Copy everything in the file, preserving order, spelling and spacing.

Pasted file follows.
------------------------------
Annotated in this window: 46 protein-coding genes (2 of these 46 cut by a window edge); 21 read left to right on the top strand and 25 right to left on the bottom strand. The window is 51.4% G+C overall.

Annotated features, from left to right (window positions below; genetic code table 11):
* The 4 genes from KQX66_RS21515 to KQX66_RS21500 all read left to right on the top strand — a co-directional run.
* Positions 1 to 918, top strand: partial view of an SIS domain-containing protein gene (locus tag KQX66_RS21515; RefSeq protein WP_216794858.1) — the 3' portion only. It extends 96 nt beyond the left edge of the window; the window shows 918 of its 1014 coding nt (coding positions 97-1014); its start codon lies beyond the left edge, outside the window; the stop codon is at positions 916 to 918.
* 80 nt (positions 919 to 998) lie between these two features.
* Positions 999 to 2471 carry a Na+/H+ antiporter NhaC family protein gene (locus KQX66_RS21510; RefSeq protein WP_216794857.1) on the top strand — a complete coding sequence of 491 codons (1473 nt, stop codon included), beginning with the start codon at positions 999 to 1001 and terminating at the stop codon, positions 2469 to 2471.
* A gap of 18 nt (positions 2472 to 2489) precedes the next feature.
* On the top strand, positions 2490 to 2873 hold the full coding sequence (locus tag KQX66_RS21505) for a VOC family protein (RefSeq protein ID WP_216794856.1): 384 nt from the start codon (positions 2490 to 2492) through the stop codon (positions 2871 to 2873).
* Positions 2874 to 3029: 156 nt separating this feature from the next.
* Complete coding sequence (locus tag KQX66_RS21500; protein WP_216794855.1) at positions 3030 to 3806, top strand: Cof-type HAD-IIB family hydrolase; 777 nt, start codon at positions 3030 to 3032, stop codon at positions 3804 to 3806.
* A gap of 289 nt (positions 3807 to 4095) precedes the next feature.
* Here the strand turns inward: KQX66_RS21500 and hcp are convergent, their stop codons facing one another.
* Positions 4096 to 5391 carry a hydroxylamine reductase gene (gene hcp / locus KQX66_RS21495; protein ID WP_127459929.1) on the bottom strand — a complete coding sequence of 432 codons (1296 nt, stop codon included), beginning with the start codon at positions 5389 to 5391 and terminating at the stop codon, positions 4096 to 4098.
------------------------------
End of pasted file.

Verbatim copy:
Annotated in this window: 46 protein-coding genes (2 of these 46 cut by a window edge); 21 read left to right on the top strand and 25 right to left on the bottom strand. The window is 51.4% G+C overall.

Annotated features, from left to right (window positions below; genetic code table 11):
* The 4 genes from KQX66_RS21515 to KQX66_RS21500 all read left to right on the top strand — a co-directional run.
* Positions 1 to 918, top strand: partial view of an SIS domain-containing protein gene (locus tag KQX66_RS21515; RefSeq protein WP_216794858.1) — the 3' portion only. It extends 96 nt beyond the left edge of the window; the window shows 918 of its 1014 coding nt (coding positions 97-1014); its start codon lies beyond the left edge, outside the window; the stop codon is at positions 916 to 918.
* 80 nt (positions 919 to 998) lie between these two features.
* Positions 999 to 2471 carry a Na+/H+ antiporter NhaC family protein gene (locus KQX66_RS21510; RefSeq protein WP_216794857.1) on the top strand — a complete coding sequence of 491 codons (1473 nt, stop codon included), beginning with the start codon at positions 999 to 1001 and terminating at the stop codon, positions 2469 to 2471.
* A gap of 18 nt (positions 2472 to 2489) precedes the next feature.
* On the top strand, positions 2490 to 2873 hold the full coding sequence (locus tag KQX66_RS21505) for a VOC family protein (RefSeq protein ID WP_216794856.1): 384 nt from the start codon (positions 2490 to 2492) through the stop codon (positions 2871 to 2873).
* Positions 2874 to 3029: 156 nt separating this feature from the next.
* Complete coding sequence (locus tag KQX66_RS21500; protein WP_216794855.1) at positions 3030 to 3806, top strand: Cof-type HAD-IIB family hydrolase; 777 nt, start codon at positions 3030 to 3032, stop codon at positions 3804 to 3806.
* A gap of 289 nt (positions 3807 to 4095) precedes the next feature.
* Here the strand turns inward: KQX66_RS21500 and hcp are convergent, their stop codons facing one another.
* Positions 4096 to 5391 carry a hydroxylamine reductase gene (gene hcp / locus KQX66_RS21495; protein ID WP_127459929.1) on the bottom strand — a complete coding sequence of 432 codons (1296 nt, stop codon included), beginning with the start codon at positions 5389 to 5391 and terminating at the stop codon, positions 4096 to 4098.